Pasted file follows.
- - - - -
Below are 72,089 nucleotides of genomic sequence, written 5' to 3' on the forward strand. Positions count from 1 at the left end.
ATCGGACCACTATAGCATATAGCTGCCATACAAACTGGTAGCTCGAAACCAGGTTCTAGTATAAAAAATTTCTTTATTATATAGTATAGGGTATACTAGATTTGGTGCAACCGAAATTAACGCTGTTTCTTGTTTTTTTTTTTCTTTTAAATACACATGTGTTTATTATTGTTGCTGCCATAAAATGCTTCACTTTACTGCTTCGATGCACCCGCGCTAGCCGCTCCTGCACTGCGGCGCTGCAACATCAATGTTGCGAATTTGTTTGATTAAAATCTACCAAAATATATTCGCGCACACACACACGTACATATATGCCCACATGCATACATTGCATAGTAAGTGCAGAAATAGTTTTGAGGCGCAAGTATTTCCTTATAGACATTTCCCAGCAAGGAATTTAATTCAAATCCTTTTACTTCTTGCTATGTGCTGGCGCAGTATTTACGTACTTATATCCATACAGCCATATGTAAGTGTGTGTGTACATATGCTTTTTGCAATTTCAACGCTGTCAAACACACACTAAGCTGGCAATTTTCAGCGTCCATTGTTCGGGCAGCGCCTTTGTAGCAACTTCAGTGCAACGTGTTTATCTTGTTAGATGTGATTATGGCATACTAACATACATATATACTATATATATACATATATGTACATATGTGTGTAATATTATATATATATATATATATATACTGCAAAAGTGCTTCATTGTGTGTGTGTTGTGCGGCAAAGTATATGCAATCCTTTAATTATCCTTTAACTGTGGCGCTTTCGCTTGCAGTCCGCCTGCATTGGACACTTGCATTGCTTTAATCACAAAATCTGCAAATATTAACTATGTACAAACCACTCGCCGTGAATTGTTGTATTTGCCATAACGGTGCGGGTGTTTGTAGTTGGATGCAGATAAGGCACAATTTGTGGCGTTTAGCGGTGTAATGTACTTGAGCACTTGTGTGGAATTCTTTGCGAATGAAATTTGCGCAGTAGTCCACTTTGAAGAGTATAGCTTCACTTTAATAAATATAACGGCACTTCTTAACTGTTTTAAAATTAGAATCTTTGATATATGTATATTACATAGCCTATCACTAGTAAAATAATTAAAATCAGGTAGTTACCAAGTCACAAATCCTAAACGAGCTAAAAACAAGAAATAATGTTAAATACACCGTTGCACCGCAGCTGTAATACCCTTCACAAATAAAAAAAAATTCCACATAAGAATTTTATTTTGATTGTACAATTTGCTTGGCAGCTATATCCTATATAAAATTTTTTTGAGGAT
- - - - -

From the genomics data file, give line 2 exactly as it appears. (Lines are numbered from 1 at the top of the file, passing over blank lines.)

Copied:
ATCGGACCACTATAGCATATAGCTGCCATACAAACTGGTAGCTCGAAACCAGGTTCTAGTATAAAAAATTTCTTTATTATATAGTATAGGGTATACTAGATTTGGTGCAACCGAAATTAACGCTGTTTCTTGTTTTTTTTTTTCTTTTAAATACACATGTGTTTATTATTGTTGCTGCCATAAAATGCTTCACTTTACTGCTTCGATGCACCCGCGCTAGCCGCTCCTGCACTGCGGCGCTGCAACATCAATGTTGCGAATTTGTTTGATTAAAATCTACCAAAATATATTCGCGCACACACACACGTACATATATGCCCACATGCATACATTGCATAGTAAGTGCAGAAATAGTTTTGAGGCGCAAGTATTTCCTTATAGACATTTCCCAGCAAGGAATTTAATTCAAATCCTTTTACTTCTTGCTATGTGCTGGCGCAGTATTTACGTACTTATATCCATACAGCCATATGTAAGTGTGTGTGTACATATGCTTTTTGCAATTTCAACGCTGTCAAACACACACTAAGCTGGCAATTTTCAGCGTCCATTGTTCGGGCAGCGCCTTTGTAGCAACTTCAGTGCAACGTGTTTATCTTGTTAGATGTGATTATGGCATACTAACATACATATATACTATATATATACATATATGTACATATGTGTGTAATATTATATATATATATATATATATACTGCAAAAGTGCTTCATTGTGTGTGTGTTGTGCGGCAAAGTATATGCAATCCTTTAATTATCCTTTAACTGTGGCGCTTTCGCTTGCAGTCCGCCTGCATTGGACACTTGCATTGCTTTAATCACAAAATCTGCAAATATTAACTATGTACAAACCACTCGCCGTGAATTGTTGTATTTGCCATAACGGTGCGGGTGTTTGTAGTTGGATGCAGATAAGGCACAATTTGTGGCGTTTAGCGGTGTAATGTACTTGAGCACTTGTGTGGAATTCTTTGCGAATGAAATTTGCGCAGTAGTCCACTTTGAAGAGTATAGCTTCACTTTAATAAATATAACGGCACTTCTTAACTGTTTTAAAATTAGAATCTTTGATATATGTATATTACATAGCCTATCACTAGTAAAATAATTAAAATCAGGTAGTTACCAAGTCACAAATCCTAAACGAGCTAAAAACAAGAAATAATGTTAAATACACCGTTGCACCGCAGCTGTAATACCCTTCACAAATAAAAAAAAATTCCACATAAGAATTTTATTTTGATTGTACAATTTGCTTGGCAGCTATATCCTATATAAAATTTTTTTGAGGAT